14. This sword is Tomonari 58th 備陽長船住  Biyō Osafune jū 友成五十八代囗囗 Tomonari gojūhachi dai 囗囗 Can't quite make out the last two, but the meaning will be the same as "generation" "descendent"
  15. I'm seeing 助重 (Sukeshige).
  16. The inscription says the cut performed was a "tai-tai" cut, which is one of the more difficult cuts, across the widest part of the shoulders. The cut was performed at the Senjū execution grounds. Senjū still exists as a location name in Tokyo, and there is a temple with a Jizō statue dedicated to the various souls executed at Senjū. https://en.wikipedia.org/wiki/Kozukappara_execution_grounds
  17. 藤嶋友重 Fujishima Tomoshige As usual, no guarantees that the signature is authentic.
  18. No thanks in advance needed. Retroactive thanks are always appreciated.
  19. Very hard to say if this is authentic. The. Photos of the entire blade, or at least of the tip and more close-ups of the blade, could help. I think the signature is trying to say 但州住囗囗 on one side, and then 應永四??on the other. The signature would be Tanshū-jū something, meaning a smith from Tanshū province (present day Hiroshima), but I can't read the characters after that. 應永四 is 1397, but here too I'm not entirely sure of the number or numbers following 應永 . In addition to being cut down, the nakago has been filed kind of crudely, and it looks as if someone has tried to polish the nakago, which has unfortunately stripped it of a lot of its patina, and has made some of the mei illegible. So that, along with the general bad condition of the blade, doesn't make me very optimistic. As always, its best to have an expert examine it in hand.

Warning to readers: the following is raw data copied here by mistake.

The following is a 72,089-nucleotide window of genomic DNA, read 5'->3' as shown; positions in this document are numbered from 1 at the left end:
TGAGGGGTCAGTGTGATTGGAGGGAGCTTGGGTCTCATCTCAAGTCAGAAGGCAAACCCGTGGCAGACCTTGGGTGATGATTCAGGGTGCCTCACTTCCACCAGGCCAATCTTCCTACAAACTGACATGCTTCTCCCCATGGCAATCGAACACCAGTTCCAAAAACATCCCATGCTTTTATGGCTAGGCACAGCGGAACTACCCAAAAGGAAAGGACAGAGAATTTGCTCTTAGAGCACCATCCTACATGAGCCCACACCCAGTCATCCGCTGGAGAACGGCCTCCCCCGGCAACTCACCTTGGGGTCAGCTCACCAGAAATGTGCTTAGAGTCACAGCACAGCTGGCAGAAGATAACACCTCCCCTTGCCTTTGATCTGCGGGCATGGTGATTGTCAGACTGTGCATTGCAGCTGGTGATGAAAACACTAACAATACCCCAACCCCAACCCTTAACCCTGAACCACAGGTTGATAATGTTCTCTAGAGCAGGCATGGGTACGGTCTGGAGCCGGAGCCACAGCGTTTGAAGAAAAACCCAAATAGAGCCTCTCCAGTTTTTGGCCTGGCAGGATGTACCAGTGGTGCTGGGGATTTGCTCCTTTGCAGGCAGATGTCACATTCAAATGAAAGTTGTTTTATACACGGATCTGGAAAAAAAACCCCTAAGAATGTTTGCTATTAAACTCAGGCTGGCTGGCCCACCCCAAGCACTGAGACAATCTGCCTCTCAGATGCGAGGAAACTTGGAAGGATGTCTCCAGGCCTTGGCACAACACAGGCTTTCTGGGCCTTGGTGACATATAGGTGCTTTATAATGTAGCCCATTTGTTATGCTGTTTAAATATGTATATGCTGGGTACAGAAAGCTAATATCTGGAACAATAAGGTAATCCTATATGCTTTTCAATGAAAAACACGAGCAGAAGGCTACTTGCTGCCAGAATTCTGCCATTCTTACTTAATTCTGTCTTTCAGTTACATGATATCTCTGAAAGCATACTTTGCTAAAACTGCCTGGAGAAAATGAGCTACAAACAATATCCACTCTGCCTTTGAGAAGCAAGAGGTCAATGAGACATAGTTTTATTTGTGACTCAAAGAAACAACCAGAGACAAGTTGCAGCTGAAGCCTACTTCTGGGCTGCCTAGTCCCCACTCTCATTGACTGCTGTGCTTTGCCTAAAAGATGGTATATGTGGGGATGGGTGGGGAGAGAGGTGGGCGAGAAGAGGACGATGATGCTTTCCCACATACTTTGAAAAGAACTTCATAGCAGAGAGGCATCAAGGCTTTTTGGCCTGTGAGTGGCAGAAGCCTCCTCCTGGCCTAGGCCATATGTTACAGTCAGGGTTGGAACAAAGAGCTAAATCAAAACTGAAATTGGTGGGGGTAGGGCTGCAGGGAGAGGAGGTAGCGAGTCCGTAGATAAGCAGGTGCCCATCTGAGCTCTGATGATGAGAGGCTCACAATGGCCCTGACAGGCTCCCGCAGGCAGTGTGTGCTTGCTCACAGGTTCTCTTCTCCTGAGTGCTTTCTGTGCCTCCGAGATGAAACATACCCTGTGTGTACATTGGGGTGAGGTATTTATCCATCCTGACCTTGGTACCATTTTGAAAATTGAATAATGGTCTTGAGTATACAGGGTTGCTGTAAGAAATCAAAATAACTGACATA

20. I think this link is particularly illuminating. Explains all about daisho.
  21. Hello, Smith's name is Daidō (大道). The date on the sword is Shōwa 18, December. The numbers that are painted on the nakago are assembly numbers. If they match the other parts of the sword, you've got an original set on your hands. Another example of this smith's work is in the thread below